Dear Visitor,

Hello and welcome! I’m so happy to share my work, passions, and family with you.

In my mid-twenties, I had a bit of a career crisis. I hadn’t finished college, I was working in an after-school program and as a special ed assistant and I was more than bored. It was fun to work with kids, but there was very little creativity in my roles.

Finally, a position opened up at the school I was working (Alderwood Basics Plus) and the principal asked if I was interested in teaching their computer program. He had a vision of recreating the curriculum surrounding the lab which previously focused on typing programs and educational games like Oregon Trail. For 2001, having a lab which taught elementary students how to build computers, code in HTML, and the full suite of Office products was cutting edge. 

Elizabeth and Ducky

This was my first experience writing integrated curriculum and I had no idea where it would lead. Collaborating with the elementary teachers and then finding ways that the computer lab could enhance their teaching was thrilling. I continued this work for four year before deciding to go back to school to get my degree and teach math.

For the next four years, I taught pre-Algebra and Algebra in a middle school in Durham, North Carolina. I began to create hands-on activities, stations, and projects that seemed to reach more students than direct teaching alone. I found an entire closet full of abandoned math materials and pulled them all out to put into work in my classroom. Most of the students LOVED them and those that didn’t were already abstracting math quickly.

By this time, the move towards more and more standardized testing was starting to have a serious impact on teachers’ ability to meet their students’ needs. Instead of being allowed the time to do a project, I was required to teach certain lessons on specific days. Instead of giving my students an extra week to reach a better understanding, I was told to move forward because they would be tested by the district on Friday.


In my last year, my students were taking a district written standardized and multiple-choice examination 41 out of the 180 days of the school year. I was dismayed, angry, and hopeless. Since I had worked on getting my Master’s degree during these years I started looking at PhD programs and educational research. A friend urged me to observe and connect with Montessori as one last effort to not quit teaching.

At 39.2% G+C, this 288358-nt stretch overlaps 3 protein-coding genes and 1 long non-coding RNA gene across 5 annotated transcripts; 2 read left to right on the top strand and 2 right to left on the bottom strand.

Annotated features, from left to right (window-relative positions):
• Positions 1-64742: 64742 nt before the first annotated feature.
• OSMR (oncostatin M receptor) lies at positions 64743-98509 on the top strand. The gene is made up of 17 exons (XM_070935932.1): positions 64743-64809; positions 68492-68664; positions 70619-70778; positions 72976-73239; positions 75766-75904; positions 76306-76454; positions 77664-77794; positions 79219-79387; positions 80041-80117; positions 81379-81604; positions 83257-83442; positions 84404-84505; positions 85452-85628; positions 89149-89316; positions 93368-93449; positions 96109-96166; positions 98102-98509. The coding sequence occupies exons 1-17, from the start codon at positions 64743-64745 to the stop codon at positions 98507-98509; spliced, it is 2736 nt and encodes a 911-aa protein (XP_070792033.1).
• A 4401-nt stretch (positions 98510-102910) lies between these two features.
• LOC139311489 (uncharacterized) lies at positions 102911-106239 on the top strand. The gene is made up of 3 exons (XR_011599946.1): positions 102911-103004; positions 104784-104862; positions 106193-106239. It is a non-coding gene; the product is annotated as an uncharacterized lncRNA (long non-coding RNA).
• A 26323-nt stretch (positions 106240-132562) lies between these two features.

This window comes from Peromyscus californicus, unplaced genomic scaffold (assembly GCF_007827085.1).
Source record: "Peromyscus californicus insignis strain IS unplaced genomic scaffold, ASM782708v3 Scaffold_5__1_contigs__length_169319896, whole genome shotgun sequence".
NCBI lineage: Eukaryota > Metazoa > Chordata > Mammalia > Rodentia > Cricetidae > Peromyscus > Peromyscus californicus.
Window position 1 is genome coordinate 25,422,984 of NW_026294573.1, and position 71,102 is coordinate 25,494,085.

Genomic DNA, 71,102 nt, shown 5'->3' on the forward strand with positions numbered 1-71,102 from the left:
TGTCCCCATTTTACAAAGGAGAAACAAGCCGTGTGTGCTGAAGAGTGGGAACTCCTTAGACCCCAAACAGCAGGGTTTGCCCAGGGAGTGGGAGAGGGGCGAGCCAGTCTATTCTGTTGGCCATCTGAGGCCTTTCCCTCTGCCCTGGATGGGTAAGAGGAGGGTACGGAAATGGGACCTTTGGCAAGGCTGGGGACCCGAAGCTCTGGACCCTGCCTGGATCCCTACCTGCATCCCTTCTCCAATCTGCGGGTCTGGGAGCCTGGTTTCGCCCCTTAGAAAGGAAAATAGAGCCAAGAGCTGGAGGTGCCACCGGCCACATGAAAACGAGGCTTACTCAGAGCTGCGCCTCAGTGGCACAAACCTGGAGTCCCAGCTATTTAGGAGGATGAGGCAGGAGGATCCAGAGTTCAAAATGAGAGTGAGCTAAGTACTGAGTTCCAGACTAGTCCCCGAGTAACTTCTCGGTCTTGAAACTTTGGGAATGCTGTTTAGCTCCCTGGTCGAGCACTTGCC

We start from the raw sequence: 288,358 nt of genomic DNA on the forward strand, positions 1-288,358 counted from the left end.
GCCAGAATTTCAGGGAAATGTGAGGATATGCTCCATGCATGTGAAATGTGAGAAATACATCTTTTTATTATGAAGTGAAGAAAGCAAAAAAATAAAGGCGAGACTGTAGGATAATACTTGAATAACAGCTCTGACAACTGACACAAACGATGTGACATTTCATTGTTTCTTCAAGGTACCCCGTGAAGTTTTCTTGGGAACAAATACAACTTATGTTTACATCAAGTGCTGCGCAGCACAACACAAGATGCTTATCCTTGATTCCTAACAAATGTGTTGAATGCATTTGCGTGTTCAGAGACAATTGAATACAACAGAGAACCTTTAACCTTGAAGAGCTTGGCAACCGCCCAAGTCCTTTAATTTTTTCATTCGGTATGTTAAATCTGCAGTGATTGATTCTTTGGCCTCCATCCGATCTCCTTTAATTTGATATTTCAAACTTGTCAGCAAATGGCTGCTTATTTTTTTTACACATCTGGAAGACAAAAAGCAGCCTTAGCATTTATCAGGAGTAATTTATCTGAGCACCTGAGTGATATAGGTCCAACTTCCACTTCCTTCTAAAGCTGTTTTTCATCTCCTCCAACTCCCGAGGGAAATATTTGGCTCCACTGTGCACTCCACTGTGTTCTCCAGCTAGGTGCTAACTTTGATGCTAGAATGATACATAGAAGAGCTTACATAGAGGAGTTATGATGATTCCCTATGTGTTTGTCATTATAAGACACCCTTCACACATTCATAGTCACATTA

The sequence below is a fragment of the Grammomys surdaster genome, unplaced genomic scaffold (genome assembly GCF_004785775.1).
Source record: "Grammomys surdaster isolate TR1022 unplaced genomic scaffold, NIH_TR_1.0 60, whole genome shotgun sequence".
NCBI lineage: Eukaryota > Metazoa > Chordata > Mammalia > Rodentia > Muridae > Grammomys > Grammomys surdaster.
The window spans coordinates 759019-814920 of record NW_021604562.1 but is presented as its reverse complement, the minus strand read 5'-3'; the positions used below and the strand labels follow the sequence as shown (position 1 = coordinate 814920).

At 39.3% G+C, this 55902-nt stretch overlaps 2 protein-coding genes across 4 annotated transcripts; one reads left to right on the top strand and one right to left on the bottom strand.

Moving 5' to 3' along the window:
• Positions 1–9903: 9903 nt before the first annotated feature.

This is when I found Hershey Montessori. Although I’d learned about Maria Montessori during my teaching degree, the extent which we learned was that she was a Humanist and greatly contributed to our Kindergarten model today. Oh how hilarious knowing what I know now that those two facts are what her contribution to education was minimized to.

Becoming a generalist with Hershey was the most rewarding and impactful experience in my career. Not only was I tasked with designing their integrated math curriculum, but I got to teach fine art alongside wilderness survival, pottery alongside animal biology, literary analysis alongside waking up boarding students for breakfast. For the first time, I was able to see the whole child and how education could fit into their lives and meet their needs rather than the other way around.

It was when I had my daughter, though, that the sum of my experiences led me to focus on curriculum writing and consultation. Being blessed with time to reflect, away from teaching, and feel the intense joy of having a child recharged my soul in a way I simply cannot explain.

I loved creating the integrated projects in the math environment, but suddenly I had a broader vision. I was seeing the power of science in math and math in history, arts in everything. I was seeing full integration and the possibilities for it at the middle and high school level in a way that was rarely approached.

I began to write fully-integrated products for teachers and to look for schools that also believed in this vision. I found a few schools who were opening new programs and wanted partial integration. Then I found Charles Towne Montessori.

Not only were they building a new program and a new building, but they had a board and a group of parents who were fully excited to open a program. I was ecstatic to write their full, two-year, fully-integrated program. As it approached completion, I became more and more excited to see this program in full effect. I agreed to become the Director of their new Adolescent Program.

Now, my lovely family is here in wonderful Charleston, SC. My daughter just began her attendance in the primary classroom here at Charles Towne and I am working furiously getting their program ready to accept students next year.

Ducky (aka Daecklyn)

Ducky and Christmas Tree